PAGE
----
Thursday, April 9, 2009

From the Archives | Maine loon plate and my father's photo

loonplatepost copy
Image of the Maine loon vanity license plate (left) and Fred Knapp's photo of a loon and a chick (right). Do they look at all alike?

ArchivesThe most popular vanity license plate in Maine features the common loon, a creature that graces the state's many lakes. But when the plate was unveiled in 1993, it looked oddly familiar.

My father, a wildlife photographer in Princeton, Maine, spent hours in a floating blind made of sticks, mud and an inner tube to catch a loon and its chick in an interesting pose. At the end of his photographic excursion, bloodsuckers covered his legs, but he scored the shot he was seeking.

Ten years after the license plate was released with its image closely resembling my father's photograph, I sent a letter to Maine's Democratic governor, John Baldacci. I was a freshman in journalism school, and I had a greater knowledge of copyright law. For once, I wanted answers. Here are a few excepts from the letter:
Probably the most recognizable of all of Fred Knapp’s pictures is one taken of a loon and its chick on Grand Falls Flowage in Princeton, Maine, in 1979. The adult loon was captured in an extremely unique pose that is rarely caught on film. The most distinct feature of the photograph is how the loon’s tail forms a point. ... The loon’s head is also turned toward its tail with its beak stretching over a good length of its body.
Though the pose I just described is rare, it has been featured on the Maine loon conservation license plate since 1993. When the two loon illustrations are placed side by side, the resemblance is striking. ...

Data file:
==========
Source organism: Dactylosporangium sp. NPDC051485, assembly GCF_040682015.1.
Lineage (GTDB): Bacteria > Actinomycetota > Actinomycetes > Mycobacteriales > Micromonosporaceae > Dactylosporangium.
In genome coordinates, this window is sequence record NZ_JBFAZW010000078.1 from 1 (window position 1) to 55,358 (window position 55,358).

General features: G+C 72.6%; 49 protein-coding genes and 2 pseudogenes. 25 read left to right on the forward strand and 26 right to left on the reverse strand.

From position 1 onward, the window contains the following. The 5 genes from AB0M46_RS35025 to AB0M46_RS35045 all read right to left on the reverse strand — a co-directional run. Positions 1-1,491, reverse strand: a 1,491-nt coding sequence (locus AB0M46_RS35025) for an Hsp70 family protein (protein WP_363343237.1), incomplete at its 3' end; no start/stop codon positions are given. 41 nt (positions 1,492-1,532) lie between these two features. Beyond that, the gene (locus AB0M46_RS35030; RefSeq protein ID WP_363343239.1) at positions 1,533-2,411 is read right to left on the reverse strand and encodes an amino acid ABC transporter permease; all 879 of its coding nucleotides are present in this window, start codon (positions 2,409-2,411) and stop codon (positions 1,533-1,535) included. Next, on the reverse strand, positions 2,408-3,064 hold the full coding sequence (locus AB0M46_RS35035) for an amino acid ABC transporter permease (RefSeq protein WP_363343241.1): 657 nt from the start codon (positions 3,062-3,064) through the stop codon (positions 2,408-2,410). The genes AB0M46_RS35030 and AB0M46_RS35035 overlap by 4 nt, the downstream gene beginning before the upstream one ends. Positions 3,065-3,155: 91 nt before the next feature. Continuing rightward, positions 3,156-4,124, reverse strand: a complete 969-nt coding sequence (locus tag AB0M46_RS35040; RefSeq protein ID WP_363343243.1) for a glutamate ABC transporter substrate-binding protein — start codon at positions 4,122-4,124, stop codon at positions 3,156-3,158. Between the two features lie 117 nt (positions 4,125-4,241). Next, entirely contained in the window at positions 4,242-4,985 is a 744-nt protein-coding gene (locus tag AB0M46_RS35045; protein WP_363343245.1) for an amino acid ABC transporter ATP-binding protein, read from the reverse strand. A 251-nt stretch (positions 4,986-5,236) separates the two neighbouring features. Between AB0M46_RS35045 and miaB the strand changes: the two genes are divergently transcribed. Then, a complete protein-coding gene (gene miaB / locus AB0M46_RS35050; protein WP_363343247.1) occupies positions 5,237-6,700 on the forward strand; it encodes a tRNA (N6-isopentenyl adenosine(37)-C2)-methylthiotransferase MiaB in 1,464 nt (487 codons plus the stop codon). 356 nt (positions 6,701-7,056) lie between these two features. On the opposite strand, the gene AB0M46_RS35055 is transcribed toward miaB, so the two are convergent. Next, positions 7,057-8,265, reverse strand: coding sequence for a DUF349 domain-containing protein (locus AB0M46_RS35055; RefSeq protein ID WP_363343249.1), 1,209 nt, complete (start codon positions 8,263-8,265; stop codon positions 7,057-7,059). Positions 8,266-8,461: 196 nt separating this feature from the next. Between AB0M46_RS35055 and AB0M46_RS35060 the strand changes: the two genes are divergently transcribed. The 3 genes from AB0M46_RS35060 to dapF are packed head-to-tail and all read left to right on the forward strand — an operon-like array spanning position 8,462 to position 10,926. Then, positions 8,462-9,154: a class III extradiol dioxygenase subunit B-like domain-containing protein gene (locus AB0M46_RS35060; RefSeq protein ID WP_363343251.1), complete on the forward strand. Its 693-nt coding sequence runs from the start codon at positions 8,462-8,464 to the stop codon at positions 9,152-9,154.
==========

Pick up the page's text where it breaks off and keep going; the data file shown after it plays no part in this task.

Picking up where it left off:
My father has worked long and hard to establish a reputable business known for unique works of art. Oftentimes throughout his career, his work has been utilized for the profit of others without giving its creator the proper credit. Each time this happens, I feel the uniqueness of his work is being stripped from him.


In the letter, I explained that the state had used my father's work for other purposes, such as the promotion of the Maine Nongame Wildlife Fund. For that, permission was given. At the Maine Wildlife Park in Gray, I noticed that my father's photo was featured on a poster for the conservation fund, beside a poster for the loon license plate (above). My letter continued:
This clearly indicates to me that the photographs on the poster and the license plate are one in the same. ...
My father is a very humble man who likes to keep to himself and make a living in a peaceful and honest manner. However, I could not let this situation remain concealed any longer.
We received a written response directly from the governor, who said he was forwarding my letter to Dan Gwadosky, the secretary of state who leads the Bureau of Motor Vehicles. We heard little after that. Maybe the current secretary - Matt Dunlap, whom I got to know later in my college career - could get to the bottom of this.

But now, I feel it is time to share this with Web audiences. At this point, there is little opportunity for financial recompense. I simply want the state to give credit where credit is due.

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